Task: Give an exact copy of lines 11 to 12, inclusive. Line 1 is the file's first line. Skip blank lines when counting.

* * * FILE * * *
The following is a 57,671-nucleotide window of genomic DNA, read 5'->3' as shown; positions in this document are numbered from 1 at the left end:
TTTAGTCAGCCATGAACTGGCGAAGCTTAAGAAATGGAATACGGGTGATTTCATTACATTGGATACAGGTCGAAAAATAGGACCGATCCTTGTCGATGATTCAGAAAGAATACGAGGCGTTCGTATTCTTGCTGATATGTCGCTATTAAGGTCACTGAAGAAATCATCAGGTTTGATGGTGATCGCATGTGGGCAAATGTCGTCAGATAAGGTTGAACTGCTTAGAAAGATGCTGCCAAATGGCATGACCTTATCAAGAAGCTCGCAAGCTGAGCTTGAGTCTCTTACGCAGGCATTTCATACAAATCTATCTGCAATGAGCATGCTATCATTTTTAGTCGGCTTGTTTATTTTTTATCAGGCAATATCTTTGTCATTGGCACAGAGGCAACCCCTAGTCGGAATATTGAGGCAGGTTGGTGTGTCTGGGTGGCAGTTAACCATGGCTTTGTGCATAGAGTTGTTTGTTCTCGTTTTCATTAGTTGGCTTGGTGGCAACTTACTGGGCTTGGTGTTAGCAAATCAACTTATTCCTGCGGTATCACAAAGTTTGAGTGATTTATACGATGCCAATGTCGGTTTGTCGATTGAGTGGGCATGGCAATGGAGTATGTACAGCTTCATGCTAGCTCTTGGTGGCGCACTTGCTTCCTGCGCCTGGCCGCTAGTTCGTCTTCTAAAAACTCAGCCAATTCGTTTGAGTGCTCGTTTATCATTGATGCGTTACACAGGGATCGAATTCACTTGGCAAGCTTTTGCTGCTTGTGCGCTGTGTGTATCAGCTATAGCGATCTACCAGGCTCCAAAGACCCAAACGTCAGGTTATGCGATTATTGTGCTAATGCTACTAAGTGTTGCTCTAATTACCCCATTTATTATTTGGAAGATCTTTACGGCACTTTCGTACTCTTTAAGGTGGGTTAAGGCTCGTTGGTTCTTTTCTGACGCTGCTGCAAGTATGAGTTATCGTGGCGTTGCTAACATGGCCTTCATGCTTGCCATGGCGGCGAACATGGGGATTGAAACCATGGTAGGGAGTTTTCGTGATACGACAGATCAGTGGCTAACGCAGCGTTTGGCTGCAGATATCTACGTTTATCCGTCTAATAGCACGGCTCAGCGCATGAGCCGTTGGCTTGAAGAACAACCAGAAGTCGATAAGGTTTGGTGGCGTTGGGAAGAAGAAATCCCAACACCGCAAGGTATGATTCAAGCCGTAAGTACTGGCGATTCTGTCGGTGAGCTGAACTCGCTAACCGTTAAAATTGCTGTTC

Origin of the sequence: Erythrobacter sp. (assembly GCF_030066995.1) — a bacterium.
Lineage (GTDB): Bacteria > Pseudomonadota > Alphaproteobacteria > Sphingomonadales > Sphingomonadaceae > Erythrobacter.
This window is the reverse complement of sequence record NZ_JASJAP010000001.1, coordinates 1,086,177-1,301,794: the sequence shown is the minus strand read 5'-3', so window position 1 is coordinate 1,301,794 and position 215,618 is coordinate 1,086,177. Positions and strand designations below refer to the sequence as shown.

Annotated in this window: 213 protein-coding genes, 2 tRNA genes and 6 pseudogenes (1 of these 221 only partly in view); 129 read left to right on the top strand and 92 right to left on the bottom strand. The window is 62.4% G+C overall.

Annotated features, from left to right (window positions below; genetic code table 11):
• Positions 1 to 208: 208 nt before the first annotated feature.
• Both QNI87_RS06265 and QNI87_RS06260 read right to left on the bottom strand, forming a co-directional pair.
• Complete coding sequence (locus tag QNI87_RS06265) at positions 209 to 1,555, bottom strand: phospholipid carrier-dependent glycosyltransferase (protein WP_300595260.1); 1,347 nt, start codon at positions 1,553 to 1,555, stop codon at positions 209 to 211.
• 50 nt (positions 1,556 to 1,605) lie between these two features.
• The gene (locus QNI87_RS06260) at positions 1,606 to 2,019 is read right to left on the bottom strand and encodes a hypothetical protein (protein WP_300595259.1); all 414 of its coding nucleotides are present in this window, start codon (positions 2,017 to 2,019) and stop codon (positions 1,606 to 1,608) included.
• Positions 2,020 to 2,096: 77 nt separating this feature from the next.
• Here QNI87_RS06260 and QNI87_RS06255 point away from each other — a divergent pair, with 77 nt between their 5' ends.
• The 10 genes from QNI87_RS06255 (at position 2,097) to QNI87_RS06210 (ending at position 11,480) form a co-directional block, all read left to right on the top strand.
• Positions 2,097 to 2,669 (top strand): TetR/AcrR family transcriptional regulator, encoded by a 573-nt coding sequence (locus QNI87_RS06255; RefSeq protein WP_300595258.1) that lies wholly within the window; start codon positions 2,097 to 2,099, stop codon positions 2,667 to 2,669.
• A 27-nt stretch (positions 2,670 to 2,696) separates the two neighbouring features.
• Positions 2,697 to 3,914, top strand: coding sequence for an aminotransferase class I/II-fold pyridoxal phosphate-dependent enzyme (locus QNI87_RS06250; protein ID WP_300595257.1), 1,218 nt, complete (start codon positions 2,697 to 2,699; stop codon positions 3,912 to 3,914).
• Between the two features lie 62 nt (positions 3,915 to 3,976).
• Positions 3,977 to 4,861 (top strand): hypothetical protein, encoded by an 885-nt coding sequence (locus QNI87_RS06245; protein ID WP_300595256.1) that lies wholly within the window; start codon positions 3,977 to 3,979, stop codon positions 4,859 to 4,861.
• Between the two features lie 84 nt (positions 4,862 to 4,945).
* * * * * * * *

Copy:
• 50 nt (positions 1,556 to 1,605) lie between these two features.
• The gene (locus QNI87_RS06260) at positions 1,606 to 2,019 is read right to left on the bottom strand and encodes a hypothetical protein (protein WP_300595259.1); all 414 of its coding nucleotides are present in this window, start codon (positions 2,017 to 2,019) and stop codon (positions 1,606 to 1,608) included.